Beijing – Naspers, Discovery and Standard Bank received special mention for their “bravery and courage” to enter the Chinese market and President Cyril Ramaphosa says many more companies should do the same.
Ramaphosa told a breakfast session with South African business delegates on Sunday in Beijing, ahead of the Forum for Africa-China Cooperation (Focac) summit this week, that market access for South African companies into China was important to balance the trade deficit between the two countries.
“Now we export more commodities and China exports more value added goods. We would like to see that balance and China also agrees and wants to welcome more value added goods from South Africa.”
He said that he would use his time in Beijing to push the market access envelope through engagements in order to remove barriers.
Leader of South African organised business in Beijing, Kobus van der Wath, said there was a real opportunity for business in China, also citing the success of Naspers and others as an example.
“The fact is that we have not fully tapped the opportunity as much as we can and to do this better we need to have a common view and voice,” Wath said.
According to Van der Wath, “a clearly articulated strategy at various levels of government and organised business” would enhance the prospects for South African companies to enter the Chinese market, and similar lessons could be drawn from other smaller economies like Denmark and New Zealand. “Team SA needs to come together in a stronger way to benefit from collective experience [so that we do] not keep repeating the same mistakes.”
“Nothing will ever really flourish without leadership. It is not about who will take the lead but all of us need to step forward,” he said.
“Task teams, executives, boards, industry associations need to think, plan and act differently. It all starts with leadership.”
Van der Wath said South African companies also needed to understand China a lot better and the answer was to compile strategic intelligence through available think tanks.
“We can still understand China a lot better and we can still have a truly strategic grasp of China.”
He said the South African ambassador in China, Dolana Msimang, had launched an initiative for businesspeople to come together and “watch this space because we are still going to do more”.
The Black Business Council’s Sandile Zungu said organised business had a responsibility “to support the efforts of government and also to leverage on the presence of political leadership in an environment like this one”, referring to the relationship as symbiotic.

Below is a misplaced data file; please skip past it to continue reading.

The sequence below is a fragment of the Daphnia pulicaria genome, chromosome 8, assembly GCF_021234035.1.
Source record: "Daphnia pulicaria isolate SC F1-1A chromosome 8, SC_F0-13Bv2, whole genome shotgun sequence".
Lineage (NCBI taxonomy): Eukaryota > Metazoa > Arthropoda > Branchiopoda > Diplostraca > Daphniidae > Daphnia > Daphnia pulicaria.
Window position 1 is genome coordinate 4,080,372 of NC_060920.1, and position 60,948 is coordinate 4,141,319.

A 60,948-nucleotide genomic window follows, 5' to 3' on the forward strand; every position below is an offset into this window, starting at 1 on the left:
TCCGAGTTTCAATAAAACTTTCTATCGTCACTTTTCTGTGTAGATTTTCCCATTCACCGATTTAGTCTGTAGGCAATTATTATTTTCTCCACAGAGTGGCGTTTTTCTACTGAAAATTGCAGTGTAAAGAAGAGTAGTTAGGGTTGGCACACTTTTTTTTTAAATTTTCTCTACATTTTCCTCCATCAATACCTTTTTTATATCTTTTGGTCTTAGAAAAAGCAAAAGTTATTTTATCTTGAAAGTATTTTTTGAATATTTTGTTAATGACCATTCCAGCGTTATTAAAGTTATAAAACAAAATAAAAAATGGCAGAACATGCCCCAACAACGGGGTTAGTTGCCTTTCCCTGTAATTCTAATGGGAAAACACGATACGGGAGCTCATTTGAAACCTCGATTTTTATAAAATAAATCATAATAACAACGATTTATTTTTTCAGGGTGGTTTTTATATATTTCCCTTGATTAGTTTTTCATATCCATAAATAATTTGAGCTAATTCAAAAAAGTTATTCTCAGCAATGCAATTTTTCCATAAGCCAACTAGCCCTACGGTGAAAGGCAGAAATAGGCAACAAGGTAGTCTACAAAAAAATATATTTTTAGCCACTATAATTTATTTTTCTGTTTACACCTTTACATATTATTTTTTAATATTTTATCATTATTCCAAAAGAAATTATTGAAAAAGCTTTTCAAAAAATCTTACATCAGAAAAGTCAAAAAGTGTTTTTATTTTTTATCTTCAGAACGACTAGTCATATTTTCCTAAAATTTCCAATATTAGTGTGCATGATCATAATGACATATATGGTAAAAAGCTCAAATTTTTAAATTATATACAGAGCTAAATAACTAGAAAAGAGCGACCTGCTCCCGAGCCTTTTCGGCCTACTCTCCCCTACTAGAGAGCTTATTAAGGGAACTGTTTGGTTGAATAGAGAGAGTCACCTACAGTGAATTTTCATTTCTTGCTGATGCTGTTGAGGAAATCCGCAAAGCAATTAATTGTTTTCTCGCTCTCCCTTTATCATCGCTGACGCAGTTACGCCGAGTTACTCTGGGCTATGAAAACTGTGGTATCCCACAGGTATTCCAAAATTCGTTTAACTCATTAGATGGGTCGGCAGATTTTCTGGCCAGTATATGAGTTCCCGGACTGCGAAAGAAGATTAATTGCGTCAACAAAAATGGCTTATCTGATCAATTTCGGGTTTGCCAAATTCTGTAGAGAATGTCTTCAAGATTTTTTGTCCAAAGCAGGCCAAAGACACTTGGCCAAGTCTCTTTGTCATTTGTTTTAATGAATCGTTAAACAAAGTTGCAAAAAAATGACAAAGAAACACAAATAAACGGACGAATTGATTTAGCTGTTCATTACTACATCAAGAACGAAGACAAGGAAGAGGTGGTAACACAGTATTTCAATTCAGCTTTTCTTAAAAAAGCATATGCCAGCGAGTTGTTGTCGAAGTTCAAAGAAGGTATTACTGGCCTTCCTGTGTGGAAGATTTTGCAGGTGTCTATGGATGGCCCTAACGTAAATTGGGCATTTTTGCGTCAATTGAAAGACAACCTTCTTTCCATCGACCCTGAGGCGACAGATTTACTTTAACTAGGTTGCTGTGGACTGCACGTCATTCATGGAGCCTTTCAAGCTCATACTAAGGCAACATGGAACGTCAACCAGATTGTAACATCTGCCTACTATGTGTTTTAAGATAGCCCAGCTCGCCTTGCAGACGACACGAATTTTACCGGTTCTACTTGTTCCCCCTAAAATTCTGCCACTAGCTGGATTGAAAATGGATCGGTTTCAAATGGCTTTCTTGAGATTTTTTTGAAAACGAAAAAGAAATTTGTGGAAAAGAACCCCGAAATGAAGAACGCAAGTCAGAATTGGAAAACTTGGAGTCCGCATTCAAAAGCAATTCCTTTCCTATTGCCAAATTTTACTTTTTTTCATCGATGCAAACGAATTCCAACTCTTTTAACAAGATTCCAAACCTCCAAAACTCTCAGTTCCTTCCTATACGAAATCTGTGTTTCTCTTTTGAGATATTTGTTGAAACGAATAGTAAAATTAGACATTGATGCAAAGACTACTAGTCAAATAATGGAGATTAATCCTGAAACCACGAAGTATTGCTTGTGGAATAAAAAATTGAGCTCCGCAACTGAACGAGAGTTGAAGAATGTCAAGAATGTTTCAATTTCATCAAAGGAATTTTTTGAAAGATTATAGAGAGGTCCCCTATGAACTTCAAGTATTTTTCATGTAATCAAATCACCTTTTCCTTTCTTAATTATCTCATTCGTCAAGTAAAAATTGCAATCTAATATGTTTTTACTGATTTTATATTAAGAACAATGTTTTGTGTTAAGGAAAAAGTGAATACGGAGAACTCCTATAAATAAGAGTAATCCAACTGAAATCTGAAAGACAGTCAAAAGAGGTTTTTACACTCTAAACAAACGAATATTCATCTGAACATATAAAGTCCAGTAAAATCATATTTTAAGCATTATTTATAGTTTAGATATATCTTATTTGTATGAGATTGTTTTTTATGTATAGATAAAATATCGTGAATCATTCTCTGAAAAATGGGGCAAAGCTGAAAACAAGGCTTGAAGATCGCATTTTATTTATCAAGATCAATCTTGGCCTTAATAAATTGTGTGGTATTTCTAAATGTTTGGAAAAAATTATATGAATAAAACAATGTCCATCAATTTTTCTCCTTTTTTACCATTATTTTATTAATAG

He said business must “present and put the best foot forward for South Africa to attract investments”.
He also praised Naspers, Discovery and Standard Bank, saying that more emerging entrepreneurs in South Africa were coming.
“We are coming. There are a lot of us who want to follow in those great steps and establish new giants in China.”
He said a prime goal was to do away with poverty and inequality in South Africa and the African continent as a whole.
Ramaphosa said that South Africa could also learn from China in terms of skills development as it had moved ahead.
“We are sending most of our young people here. I can speak with a measure of experience as my son also came here to do his masters. He also left this place having found himself a wife in Uganda so he did not not only come to learn but also for romantic stuff,” he said.
He said China had made “an offering for us for young people to come here and gain skills” and we can learn a lot from the way that they have been able to charge ahead in a number of areas and the opportunities are enormous”.
Ramaphosa said South Africa was well positioned because it was the most industrialised country on the continent, other than the opportunity of being the gateway to Africa.
“We can capitalise on that and it is a great opportunity. It is up to us to utilise and grasp the opportunity to good effect”.
China is a market that we cannot ignore, he said, adding that “business plays an important role in giving life and meaning to the South Africa and China relationship”.
“We want a win-win solution on everything that we do, but it is the interest of our people that we must advance,” he said.